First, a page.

Sunday 25 November 2018

If you’ve enjoyed reading my poems please read on ……

Please show your appreciation by supporting the NGO I worked for in India, through either of their 2 Global Giving Projects.
(1) Old Age Home – providing a safe environment and health care for elderly people
(2) School – providing education for children who have been involved in child labour

Donations can be made via the usual methods – card, Paypal, Apple Pay, mobile phone, M-Pesa and others. 
There are lots of familiar faces on their OAH project picture echoing the good care and medical help received increasingly through donations.

Past grandeur by Sheila Ash

Elaborate balconies cling to the block’s side
like warts on an old lady’s face.
Wrought ironwork veins verdigris its concrete skin
shimmering moistly from rain canalling to corners,
trickling tears of regret for its dereliction in modernity.

© Sheila Ash, 2018

In Memoria - Peter Ward by Sheila Ash

The old jazzman watches from the wings –

The saxophone brashly bursts upon the ballroom
energising the moment, uplifting the mood.
On cue, his soft sweeping, beat keeping sticks
break their gentle cadence.
Dancers feet begin to pound
joining his tympanic crescendo.
Traditional arrangements revitalised,
familiar melodies syncopated
with raspy imperfections.
His own opus improvised
with tones from another place, timbres from another time.

The wings are empty now.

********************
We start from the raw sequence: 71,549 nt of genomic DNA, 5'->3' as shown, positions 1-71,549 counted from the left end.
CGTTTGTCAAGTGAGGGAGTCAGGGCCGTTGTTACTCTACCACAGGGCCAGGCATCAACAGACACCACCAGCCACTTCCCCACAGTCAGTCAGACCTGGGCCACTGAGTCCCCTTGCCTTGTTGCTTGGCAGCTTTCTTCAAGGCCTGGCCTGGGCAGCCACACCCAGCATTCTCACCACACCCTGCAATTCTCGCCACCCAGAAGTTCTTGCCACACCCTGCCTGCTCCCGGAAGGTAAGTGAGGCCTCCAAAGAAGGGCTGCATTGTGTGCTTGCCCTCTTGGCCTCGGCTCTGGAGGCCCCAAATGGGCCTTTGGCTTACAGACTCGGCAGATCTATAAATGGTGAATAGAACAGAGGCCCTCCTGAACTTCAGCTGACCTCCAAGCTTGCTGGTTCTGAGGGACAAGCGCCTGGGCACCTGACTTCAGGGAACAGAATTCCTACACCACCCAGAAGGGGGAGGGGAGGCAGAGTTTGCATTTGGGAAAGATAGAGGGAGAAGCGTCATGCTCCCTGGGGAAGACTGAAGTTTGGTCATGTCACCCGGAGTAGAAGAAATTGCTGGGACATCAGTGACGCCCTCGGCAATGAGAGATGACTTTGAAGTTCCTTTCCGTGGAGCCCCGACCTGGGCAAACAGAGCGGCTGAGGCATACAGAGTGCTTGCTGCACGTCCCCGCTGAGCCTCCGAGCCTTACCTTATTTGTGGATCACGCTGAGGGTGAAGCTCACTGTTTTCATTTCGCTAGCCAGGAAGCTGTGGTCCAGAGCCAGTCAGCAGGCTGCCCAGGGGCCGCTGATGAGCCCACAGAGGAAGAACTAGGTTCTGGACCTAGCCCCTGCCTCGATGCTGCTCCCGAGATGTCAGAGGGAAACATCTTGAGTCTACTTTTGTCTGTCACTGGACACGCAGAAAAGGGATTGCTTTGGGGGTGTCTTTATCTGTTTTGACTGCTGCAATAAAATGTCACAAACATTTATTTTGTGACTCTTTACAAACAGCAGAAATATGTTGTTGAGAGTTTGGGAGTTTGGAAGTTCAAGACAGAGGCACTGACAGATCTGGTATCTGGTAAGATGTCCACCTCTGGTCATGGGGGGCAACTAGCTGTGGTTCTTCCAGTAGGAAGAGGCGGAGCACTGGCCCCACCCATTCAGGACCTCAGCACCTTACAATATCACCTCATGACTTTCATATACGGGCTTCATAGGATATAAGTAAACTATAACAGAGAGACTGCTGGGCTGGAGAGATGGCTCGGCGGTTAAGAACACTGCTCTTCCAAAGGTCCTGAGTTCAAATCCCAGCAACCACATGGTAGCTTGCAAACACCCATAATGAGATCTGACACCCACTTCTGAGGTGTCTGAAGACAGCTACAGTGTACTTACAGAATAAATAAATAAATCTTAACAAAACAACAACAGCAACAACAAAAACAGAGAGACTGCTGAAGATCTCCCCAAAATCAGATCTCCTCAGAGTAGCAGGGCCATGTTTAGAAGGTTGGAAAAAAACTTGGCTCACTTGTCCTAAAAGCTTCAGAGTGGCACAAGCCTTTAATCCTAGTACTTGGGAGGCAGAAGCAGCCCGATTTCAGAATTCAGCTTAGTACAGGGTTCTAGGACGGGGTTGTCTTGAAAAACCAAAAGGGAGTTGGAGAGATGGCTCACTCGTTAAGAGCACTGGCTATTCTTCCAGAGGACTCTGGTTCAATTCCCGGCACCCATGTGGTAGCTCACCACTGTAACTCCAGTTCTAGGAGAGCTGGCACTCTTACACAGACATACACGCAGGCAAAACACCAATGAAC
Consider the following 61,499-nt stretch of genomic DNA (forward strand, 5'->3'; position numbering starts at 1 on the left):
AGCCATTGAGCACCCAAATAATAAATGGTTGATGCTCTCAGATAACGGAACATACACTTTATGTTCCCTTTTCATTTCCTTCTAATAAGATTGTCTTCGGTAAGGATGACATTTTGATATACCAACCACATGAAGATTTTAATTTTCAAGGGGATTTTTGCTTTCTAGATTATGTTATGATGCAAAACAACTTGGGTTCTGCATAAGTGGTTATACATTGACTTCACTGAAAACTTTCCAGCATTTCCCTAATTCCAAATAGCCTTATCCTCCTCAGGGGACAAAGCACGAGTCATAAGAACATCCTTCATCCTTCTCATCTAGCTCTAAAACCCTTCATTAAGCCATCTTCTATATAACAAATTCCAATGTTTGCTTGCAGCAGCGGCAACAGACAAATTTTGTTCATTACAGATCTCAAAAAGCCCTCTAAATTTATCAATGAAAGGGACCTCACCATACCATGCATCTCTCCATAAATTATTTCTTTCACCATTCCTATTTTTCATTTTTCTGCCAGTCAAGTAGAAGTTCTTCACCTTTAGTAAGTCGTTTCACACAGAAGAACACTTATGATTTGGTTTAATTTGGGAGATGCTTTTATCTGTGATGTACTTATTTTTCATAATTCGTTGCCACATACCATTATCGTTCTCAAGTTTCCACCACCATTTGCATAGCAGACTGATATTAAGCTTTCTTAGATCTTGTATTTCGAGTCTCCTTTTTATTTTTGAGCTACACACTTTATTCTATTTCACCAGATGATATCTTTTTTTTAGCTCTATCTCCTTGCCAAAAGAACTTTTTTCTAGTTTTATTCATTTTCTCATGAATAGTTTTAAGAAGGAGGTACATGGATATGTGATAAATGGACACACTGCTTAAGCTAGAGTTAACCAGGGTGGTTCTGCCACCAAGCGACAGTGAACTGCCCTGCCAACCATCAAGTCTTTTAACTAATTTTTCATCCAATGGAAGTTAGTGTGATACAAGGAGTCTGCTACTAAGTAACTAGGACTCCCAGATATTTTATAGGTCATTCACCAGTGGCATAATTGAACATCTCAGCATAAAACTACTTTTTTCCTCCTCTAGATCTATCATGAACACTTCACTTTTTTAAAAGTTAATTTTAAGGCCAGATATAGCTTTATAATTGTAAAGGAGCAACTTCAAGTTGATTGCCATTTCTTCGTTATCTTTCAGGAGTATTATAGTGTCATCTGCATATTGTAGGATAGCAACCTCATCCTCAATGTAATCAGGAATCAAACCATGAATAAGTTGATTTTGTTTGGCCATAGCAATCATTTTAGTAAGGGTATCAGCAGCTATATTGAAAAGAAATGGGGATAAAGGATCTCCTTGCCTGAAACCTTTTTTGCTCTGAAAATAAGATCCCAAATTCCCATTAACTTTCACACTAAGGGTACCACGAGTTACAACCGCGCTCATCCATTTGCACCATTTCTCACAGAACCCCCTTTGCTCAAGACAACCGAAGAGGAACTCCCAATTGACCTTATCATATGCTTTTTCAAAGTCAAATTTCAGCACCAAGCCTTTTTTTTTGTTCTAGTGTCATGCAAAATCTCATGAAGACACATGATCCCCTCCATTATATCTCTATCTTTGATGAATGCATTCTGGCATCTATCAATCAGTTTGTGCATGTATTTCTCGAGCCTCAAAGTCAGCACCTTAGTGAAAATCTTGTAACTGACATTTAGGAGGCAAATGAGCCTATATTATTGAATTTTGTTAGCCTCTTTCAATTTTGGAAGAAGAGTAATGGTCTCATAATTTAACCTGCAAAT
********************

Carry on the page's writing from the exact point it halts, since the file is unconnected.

His kit sits silent.
Lingering notes imbue our solitude.

He, in a different place with a different audience, plays on.

© Sheila Ash, 2018

Chicken Livers by Sheila Ash

Chicken LiversIn the nagar, stall holders banter with passers-by
words filling the air like a chorus of crickets after the rains.
Hadija’s smile greets my Sunday morning approach
Her hair, jet black, plait thick as rope, hangs nonchalantly over her shoulder
her saree’s colour steals from beneath her apron wrap
bangles glisten and jangle as merrily as her chatter.
Comfortable in our Otherness we Namaste and Namaskar,
ask after each other’s wellbeing, as she reaches for a bird
fresh for her regular customer.
Two poles and a remnant wall hold proud the side-less stall’s rattan roof
plastic tarpaulin shading the polished metal sheet of her counter
as its rests on cinder blocks and straddles the caged birds below.
To one side a ubiquitous large blue plastic basin sits hatted by a food umbrella.
To the other her butcher’s block, worn down by repeated cleaver blows -
a tree stump, stained red in blood.
She skilfully breaks the bird’s neck, removes the skin,
buckets castoff feet for the poor, discards unwanted innards,
until pointing a tentative mu lagibi bahut achi
gets it added to my parcel of meat chopped up Indian style.
A bemused smile teaches me Kalija, my only Telugu word.

© Sheila Ash, 2018